Nail Bed Injury

The nail bed is the soft tissue under a fingernail or toenail that is the origin for new nail growth. Various types of injuries can occur at the nail bed. These injuries may involve bruising or bleeding under the nail, cuts (lacerations) in the nail or nail bed, or loss of a part of the nail or the whole nail (avulsion). In some cases, a nail bed injury accompanies another injury, such as a break (fracture) of the bone at the tip of the finger or toe. Nail bed injuries are common in people who have jobs that require performing manual tasks with their hands, such as carpenters and landscapers.

The nail bed includes the growth center of the nail. If this growth center is damaged, the injured nail may not grow back normally if at all. The regrown nail might have an abnormal shape or appearance. It can take several months for a damaged or torn-off nail to regrow. Depending on the nature and extent of the nail bed injury, there may be a permanent disruption of normal nail growth.


Damage to the nail bed area is usually caused by crushing, pinching, cutting, or tearing injuries of the fingertip or toe. For example, these injuries may occur when a fingertip gets caught in a door, hit by a hammer, or damaged in accidents involving electrical tools or power machinery.


Symptoms vary depending on the nature of the injury. Symptoms may include:

  • Pain in the injured area.

  • Bleeding.

  • Swelling.

  • Discoloration.

  • Collection of blood under the nail (hematoma).

  • Deformed or split nail.

  • Loose nail (not stuck to the nail bed).

  • Loss of all or part of the nail.


Your caregiver will take a medical history and examine the injured area. You will be asked to describe how the injury occurred. X-rays may be done to see if you have a fracture. Your caregiver might also check for conditions that may affect healing, such as diabetes, nerve problems, or poor circulation.


Treatment depends on the type of injury.

  • The injury may not require any special treatment other than keeping the area clean and free of infection.  

  • Your caregiver may drain the collection of blood from under the nail. This can be done by making a small hole in the nail.  

  • Your caregiver may remove all or part of your nail. This might be necessary to stitch (suture) any laceration in the nail bed. Before doing this, the caregiver will likely give you medication to numb the nail area (local anesthetic). In some cases, the caregiver may choose to numb the entire finger or toe (digital nerve block). Depending on the location and size of the nail bed injury, an avulsed nail is sometimes stitched back in place to provide temporary protection to the nail bed until the new nail grows in.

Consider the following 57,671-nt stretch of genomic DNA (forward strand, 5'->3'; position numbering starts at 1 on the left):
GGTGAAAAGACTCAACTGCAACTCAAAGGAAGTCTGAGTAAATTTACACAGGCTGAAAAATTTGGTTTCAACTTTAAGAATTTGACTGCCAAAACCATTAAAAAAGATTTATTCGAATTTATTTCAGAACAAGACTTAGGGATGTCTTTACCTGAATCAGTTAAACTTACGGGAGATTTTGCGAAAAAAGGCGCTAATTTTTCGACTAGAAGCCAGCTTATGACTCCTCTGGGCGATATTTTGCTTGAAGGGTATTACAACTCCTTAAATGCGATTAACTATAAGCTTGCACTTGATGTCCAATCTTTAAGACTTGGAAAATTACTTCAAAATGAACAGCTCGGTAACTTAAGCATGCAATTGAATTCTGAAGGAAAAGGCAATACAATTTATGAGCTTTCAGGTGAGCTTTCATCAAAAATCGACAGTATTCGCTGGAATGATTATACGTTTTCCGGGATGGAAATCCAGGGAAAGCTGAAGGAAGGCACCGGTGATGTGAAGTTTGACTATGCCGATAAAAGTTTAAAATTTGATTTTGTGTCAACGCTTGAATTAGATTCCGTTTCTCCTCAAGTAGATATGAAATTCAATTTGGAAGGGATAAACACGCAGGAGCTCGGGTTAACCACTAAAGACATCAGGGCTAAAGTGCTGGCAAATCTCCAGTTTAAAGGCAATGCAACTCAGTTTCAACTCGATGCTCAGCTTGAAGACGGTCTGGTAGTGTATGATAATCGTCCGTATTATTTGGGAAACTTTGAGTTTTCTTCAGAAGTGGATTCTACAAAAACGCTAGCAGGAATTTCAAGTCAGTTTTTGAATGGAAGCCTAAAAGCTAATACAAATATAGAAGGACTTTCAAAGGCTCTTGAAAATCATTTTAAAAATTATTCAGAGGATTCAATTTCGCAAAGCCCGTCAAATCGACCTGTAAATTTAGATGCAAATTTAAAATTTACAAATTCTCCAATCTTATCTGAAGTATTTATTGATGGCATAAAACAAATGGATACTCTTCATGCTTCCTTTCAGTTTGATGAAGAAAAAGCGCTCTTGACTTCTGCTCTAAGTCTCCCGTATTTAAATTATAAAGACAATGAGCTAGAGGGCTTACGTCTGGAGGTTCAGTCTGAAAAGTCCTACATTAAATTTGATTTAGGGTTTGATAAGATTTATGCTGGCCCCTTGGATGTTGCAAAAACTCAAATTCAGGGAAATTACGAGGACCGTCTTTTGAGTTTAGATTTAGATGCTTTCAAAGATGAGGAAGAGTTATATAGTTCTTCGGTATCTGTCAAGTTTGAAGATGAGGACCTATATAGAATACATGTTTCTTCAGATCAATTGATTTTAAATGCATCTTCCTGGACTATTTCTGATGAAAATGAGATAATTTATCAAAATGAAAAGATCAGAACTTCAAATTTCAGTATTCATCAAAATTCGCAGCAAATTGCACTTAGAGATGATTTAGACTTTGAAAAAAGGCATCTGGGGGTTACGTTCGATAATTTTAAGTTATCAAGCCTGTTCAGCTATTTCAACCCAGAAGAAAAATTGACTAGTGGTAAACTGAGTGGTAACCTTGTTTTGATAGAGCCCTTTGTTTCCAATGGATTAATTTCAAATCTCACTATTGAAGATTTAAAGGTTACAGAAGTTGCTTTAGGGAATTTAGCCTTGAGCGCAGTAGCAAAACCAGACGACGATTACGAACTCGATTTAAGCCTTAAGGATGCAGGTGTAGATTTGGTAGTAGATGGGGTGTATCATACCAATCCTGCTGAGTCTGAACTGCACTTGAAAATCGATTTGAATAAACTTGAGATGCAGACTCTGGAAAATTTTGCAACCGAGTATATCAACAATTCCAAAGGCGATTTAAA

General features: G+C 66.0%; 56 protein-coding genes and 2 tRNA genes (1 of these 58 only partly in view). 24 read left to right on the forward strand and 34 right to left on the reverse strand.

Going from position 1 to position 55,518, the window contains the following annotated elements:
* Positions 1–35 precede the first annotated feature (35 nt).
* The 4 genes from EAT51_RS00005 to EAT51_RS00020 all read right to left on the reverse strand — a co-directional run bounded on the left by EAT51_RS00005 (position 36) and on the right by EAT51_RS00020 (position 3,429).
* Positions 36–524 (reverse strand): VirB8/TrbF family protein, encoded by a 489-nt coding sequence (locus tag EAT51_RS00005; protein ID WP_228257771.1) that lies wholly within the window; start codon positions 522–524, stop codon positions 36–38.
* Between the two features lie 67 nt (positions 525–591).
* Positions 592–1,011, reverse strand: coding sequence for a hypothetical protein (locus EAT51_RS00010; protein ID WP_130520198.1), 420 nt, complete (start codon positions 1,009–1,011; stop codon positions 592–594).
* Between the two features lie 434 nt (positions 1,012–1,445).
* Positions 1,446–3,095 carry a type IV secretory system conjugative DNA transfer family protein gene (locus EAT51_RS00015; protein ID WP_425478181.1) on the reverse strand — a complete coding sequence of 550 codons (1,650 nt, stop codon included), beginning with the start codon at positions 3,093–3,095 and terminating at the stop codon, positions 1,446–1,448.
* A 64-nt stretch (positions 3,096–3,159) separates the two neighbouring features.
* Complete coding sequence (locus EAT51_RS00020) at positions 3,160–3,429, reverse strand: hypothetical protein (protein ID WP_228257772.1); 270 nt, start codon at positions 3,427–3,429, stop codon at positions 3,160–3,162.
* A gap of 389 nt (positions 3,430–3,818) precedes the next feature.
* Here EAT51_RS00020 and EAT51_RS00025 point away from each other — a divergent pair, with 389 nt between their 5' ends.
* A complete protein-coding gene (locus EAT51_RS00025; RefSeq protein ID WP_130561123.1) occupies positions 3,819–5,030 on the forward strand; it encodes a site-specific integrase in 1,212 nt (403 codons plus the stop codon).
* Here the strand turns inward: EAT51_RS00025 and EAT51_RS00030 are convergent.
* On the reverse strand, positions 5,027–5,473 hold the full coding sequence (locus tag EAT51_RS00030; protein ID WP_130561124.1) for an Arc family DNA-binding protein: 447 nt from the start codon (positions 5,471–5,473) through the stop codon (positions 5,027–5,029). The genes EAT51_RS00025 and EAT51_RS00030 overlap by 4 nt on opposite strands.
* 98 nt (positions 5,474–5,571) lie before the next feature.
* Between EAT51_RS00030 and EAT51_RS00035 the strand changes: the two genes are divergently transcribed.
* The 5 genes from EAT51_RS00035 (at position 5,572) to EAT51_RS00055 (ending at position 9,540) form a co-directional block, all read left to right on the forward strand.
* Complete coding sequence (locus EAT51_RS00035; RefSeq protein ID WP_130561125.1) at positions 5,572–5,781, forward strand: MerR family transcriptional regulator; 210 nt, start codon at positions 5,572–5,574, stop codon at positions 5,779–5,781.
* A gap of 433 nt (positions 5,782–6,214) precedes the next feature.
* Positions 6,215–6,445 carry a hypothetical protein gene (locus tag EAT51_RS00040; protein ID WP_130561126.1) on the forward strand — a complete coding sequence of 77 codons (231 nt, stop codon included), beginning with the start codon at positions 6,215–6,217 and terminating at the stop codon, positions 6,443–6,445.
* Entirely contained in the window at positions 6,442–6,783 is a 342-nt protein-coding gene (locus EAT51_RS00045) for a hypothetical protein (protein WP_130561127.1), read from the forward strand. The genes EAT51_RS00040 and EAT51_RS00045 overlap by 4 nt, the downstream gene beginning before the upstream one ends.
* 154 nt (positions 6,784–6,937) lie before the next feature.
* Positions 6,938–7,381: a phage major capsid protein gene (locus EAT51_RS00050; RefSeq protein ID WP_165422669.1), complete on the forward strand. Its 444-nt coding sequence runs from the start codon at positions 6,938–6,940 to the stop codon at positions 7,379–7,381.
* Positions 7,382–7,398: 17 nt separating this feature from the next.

• Your caregiver may apply bandages (dressings) or splints to the area.

  • You might be prescribed antibiotic medication to help prevent infection.

  • For certain injuries, your caregiver may direct you to see a hand or foot specialist.  

You may need a tetanus shot if:

  • You cannot remember when you had your last tetanus shot.

  • You have never had a tetanus shot.

  • The injury broke your skin.

If you get a tetanus shot, your arm may swell, get red, and feel warm to the touch. This is common and not a problem. If you need a tetanus shot and you choose not to have one, there is a rare chance of getting tetanus. Sickness from tetanus can be serious.


  • Keep your hand or foot raised (elevated) to relieve pain and swelling.  

  • For an injured toenail, lie in bed or on a couch with your leg on pillows. You can also sit in a recliner with your leg up. Avoid walking or letting your leg dangle. When you walk, wear an open-toe shoe. 

  • For an injured fingernail, keep your hand above the level of your heart. Use pillows on a table or on the arm of your chair while sitting. Use them on your bed while sleeping.  

  • Keep your injury protected with dressings or splints as directed by your caregiver.  

  • Keep any dressings clean and dry. Change or remove your dressings as directed by your caregiver.  

  • Only take over-the-counter or prescription medications as directed by your caregiver. If you were prescribed antibiotics, take them as directed. Finish them even if you start to feel better.  

  • Follow up with your caregiver as directed.  


  • You have pain that is not controlled with medication.  

  • You have any problems caring for your injury.  


  • You have increased pain, drainage, or bleeding in the injured area.  

  • You have redness, soreness, and swelling (inflammation) in the injured area.

  • You have a fever or persistent symptoms for more than 2–3 days.

  • You have a fever and your symptoms suddenly get worse.

  • You have swelling that spreads from your finger into your hand or from your toe into your foot.  


  • Understand these instructions.

  • Will watch your condition.

  • Will get help right away if you are not doing well or get worse.